Tag Archives: new york city

NY Rising Presents: Life on the Lower East Side

Life on the Lower East Side, 1850-1910

University Settlement’s New York Rising students spent last year learning how to be prepared for emergencies such as hurricanes, power outages, transportation disruptions and severe snowstorms.  Now, they are looking back in time and will explore three major disasters that impacted the lives of immigrants living on the Lower East Side of New York City…our very own University Settlement neighborhood.  They will learn about the great heat wave of 1896, the sinking of the USS Slocum in the East River, and the Triangle Shirtwaist Factory fire.

While each of these historic event resulted in the loss of hundreds of lives, they also resulted in changes to laws that still impact our lives today at home and in the workplace.   However, before we looked at each event, the students began to learn in greater detail what life was like for a newly arrived immigrant…perhaps someone like you…who arrived not knowing how to speak English, not knowing where their family was going to live, and not knowing how they were going to earn a living.  Fortunately for us, reformer Jacob Riis was on the scene with his camera, documenting the conditions of those living on the Lower East Side.  So today we can see exactly how difficult and challenging their lives were.

University Settlement played a major part in helping new immigrants back in the 1880s and 1900s, just as it does today. You can learn more by clicking here.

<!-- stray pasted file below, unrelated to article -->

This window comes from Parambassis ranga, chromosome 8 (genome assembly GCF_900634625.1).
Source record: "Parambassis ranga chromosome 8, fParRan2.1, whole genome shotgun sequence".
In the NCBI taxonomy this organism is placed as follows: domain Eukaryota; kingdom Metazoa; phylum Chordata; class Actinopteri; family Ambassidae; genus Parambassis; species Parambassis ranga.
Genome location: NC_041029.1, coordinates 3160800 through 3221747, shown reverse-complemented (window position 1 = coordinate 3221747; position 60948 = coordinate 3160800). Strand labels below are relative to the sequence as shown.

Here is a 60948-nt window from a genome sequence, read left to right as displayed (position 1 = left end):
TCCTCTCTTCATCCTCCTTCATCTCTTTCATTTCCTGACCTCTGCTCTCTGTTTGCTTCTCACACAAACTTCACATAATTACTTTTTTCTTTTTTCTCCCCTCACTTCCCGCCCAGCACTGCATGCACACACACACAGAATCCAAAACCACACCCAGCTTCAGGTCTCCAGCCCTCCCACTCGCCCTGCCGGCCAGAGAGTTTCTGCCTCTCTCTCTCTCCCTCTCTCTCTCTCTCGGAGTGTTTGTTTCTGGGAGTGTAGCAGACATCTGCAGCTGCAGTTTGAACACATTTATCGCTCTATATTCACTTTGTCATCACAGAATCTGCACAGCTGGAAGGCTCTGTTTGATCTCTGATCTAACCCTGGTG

The students each chose one of the photos published by Jacob Riis and were asked to write a short essay from the view point of someone in the photo.  We hope you enjoy their essays. Read one below and click here or on the link below to read more:

LIFE IS SO HARD

by Ada Huang

From the 1850’s through the early 1900’s, thousands of immigrants arrived in the United States and lived in New York City. I was the one of them.

My name is Nolan and I am 40 years old. I came from Ireland. I am very poor. I live in an old building on the Lower East Side of Manhattan where rents for the crowded apartment buildings are low. There are 20 families living in my building, 4 on each floor. I live in a tiny room with 7 unmarried men. The room is dark, dirty and without windows. I only have one desk, one chair and one plank to sleep on. I have to put the plank on the desk and the chair back to make my bed at night and then put the plank away next to the wall during the day. Otherwise, there is no space.

The building is dark and airless because the buildings are packed close together. Some buildings are built in the yard between the front and the back of other buildings. We all sleep on the roof on hot summer nights even though it is dangerous. There is no electric lighting in the building. We only use gas lanterns to light the apartment at night and there is also no running water inside the apartment. We have to get water from an outside pump and everyday we have to share the one indoor toilet in the hallway. You can’t imagine how long we have to wait for the toilet every day, especially in the morning. We have to go to a public bath once a week to take a shower.

I worked for a very small coal company delivering coal. I worked 10 hours a day and 7 days a week. I needed to carry heavy containers of coal to the customers every day. Sadly, I lost my job a few days ago. Now, I only have a few pennies and a loaf of bread left. If I don’t find a new job soon, my landlord will kick me out.  What a hard life!

Click here to read more.

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More Jobs, Jobs, Jobs!

This time Class 3A wrote about current or past jobs. Read one below and then take the quiz to test your understanding: